Killing the Electric Car ... Again!
The recent rise in oil prices once again stokes the interest in electric vehicles (EV) – and for good reason. They run cheaper, cleaner and on domestic fuel. Some EVs already have a lower total cost of ownership than a gasoline-powered vehicle, and others will follow as production scales up and unit pricing drops. Unfortunately, in the current regulatory environment, EV adoption in the U.S. will not happen in scale because, in most states, utilities have no meaningful financial incentive to sell electricity to EV owners, yet they bear all the risk of any local system overload from newly increased demand.
With all the risk and no reward for utility companies, economic incentives don't support innovation.
Reading newspaper headlines about auto company needs and government announced investments, it’s easy to think that technology and infrastructure are the constraints. Clear thinking and an analysis of the situation on the ground shows that the U.S. isn’t technology constrained or capital constrained, but collaboration constrained. A review of the numbers shows that with tremendous profit potential, something must be keeping U.S. businesses down – and out of the good fight.
Though the U.S. has sufficient reserve electricity capacity, it has almost no electricity market for transportation. The market for petroleum-based fuel used for U.S. transportation is about $540 billion when gasoline is just under $3 per gallon. Close to two thirds of that, or $350 billion worth of fuel, is imported. The U.S. electricity market is also $350 billion – about thirds the transportation fuel market in size – and electricity demand grows slowly, at less than the pace of GDP. If you’re a CEO selling a slow-growth commodity, and you see a market 50 percent bigger than your current market – and with faster growth with uptake from current customers – you’d probably look for a way to enter that market.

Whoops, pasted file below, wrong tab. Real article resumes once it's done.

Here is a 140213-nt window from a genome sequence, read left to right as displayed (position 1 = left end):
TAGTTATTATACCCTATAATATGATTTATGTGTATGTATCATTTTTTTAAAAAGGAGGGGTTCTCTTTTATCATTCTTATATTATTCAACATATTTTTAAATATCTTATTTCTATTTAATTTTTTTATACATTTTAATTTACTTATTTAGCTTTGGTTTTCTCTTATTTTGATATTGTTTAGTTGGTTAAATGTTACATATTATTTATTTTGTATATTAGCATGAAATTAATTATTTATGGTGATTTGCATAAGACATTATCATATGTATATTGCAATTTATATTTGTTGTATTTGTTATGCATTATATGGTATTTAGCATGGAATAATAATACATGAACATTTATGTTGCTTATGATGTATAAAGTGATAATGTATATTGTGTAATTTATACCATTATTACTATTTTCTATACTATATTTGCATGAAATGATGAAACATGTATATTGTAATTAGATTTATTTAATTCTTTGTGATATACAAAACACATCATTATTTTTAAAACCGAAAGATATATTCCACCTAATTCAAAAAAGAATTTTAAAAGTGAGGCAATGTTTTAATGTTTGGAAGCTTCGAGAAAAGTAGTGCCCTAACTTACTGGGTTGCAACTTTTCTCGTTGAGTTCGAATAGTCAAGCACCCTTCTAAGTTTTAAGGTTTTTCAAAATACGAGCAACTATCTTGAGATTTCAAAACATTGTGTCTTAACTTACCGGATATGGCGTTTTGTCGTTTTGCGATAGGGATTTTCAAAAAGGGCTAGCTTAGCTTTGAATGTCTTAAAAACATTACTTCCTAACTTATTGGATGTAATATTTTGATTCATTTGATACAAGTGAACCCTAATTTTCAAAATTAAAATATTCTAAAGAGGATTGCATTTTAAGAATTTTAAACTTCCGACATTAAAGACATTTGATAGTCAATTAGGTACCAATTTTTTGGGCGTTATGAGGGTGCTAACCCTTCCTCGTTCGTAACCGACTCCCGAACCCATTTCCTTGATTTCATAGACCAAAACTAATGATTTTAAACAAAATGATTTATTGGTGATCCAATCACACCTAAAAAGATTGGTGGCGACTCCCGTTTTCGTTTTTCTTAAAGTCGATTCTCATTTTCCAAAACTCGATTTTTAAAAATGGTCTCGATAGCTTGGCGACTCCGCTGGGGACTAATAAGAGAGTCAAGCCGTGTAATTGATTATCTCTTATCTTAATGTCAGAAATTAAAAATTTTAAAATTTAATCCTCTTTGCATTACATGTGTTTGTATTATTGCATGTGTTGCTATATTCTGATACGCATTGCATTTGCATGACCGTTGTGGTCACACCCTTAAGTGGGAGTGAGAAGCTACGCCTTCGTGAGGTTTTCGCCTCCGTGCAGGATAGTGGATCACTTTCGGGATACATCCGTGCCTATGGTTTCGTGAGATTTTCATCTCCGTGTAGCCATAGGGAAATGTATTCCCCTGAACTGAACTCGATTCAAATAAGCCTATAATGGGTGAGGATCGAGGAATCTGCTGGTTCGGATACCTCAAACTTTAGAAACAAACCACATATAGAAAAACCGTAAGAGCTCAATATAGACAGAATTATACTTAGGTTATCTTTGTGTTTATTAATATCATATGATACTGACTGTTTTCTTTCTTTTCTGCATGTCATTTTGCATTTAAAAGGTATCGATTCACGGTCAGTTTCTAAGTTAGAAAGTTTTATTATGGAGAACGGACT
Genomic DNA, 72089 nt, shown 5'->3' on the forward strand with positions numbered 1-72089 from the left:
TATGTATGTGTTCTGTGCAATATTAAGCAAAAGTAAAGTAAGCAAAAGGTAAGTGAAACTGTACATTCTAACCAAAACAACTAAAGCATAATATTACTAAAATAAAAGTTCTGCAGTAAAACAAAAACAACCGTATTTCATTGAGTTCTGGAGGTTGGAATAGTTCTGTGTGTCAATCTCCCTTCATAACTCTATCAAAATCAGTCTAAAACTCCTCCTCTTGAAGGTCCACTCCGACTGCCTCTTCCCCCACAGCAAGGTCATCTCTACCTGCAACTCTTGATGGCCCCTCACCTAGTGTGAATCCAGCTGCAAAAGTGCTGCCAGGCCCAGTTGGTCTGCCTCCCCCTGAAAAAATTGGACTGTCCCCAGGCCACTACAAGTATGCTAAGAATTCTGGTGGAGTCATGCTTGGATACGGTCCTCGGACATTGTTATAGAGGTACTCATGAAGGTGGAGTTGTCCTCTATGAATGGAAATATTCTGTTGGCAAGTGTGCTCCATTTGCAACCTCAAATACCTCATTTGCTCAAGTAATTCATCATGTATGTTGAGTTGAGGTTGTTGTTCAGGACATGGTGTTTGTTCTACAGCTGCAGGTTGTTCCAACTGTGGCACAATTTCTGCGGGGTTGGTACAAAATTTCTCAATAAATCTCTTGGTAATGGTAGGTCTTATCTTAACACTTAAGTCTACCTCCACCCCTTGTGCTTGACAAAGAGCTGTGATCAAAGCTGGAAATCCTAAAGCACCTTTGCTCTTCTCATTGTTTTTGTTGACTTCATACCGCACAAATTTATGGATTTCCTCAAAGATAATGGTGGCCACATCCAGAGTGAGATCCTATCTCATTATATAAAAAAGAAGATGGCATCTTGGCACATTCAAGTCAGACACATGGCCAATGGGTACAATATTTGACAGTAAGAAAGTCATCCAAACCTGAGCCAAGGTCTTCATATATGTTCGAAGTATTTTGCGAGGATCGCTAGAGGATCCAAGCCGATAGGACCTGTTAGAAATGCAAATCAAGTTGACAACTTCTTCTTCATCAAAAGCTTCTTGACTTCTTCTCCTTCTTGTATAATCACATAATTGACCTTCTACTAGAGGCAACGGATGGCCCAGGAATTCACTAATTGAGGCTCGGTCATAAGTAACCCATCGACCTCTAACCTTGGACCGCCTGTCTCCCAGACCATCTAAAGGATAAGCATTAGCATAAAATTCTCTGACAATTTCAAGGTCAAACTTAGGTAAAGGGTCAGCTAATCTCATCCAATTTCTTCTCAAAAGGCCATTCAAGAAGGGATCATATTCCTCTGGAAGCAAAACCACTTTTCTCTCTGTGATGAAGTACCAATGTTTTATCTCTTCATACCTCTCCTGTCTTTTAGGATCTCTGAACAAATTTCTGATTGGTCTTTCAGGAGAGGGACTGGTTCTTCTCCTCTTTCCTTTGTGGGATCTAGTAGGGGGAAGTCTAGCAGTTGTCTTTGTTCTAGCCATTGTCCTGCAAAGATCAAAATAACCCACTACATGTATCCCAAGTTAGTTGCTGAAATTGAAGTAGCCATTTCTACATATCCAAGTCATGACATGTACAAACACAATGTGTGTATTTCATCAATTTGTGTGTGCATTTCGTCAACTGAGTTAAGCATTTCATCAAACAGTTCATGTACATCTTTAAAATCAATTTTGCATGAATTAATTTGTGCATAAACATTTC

At daytime, in a slightly high-priced region such as New York state, rates are 11 cents per kilowatt hour (kWh). A Nissan Leaf only consumes 0.24 kWh per mile (according to the FTC and Nissan), which means that an EV owner in New York is paying about 2.5 cents per mile. By comparison, the owner of a 25-mpg car pays 12 cents per mile, with gas priced at $3 per gallon. Put another way, the Leaf consumes 66 cents per gallon equivalent of electric energy, instead of burning $3 worth of gasoline. In New York City where electric customers pay 22 cents/kWh – close to the highest in the nation – the Leaf would run at $1.32 per gallon equivalent. This is a staggering savings in fuel costs, which makes electricity look like an excellent replacement for gasoline.
Now imagine that utility CEO looking at a market 50 percent larger, where customers could save massively by switching to the utility’s fuel.
If the utility suddenly starts making more profits by selling electricity overnight for EVs, regulators will force the utility to return to ratepayers any excess income.
It gets better. While wholesale gasoline prices fluctuate only a few percent per month, there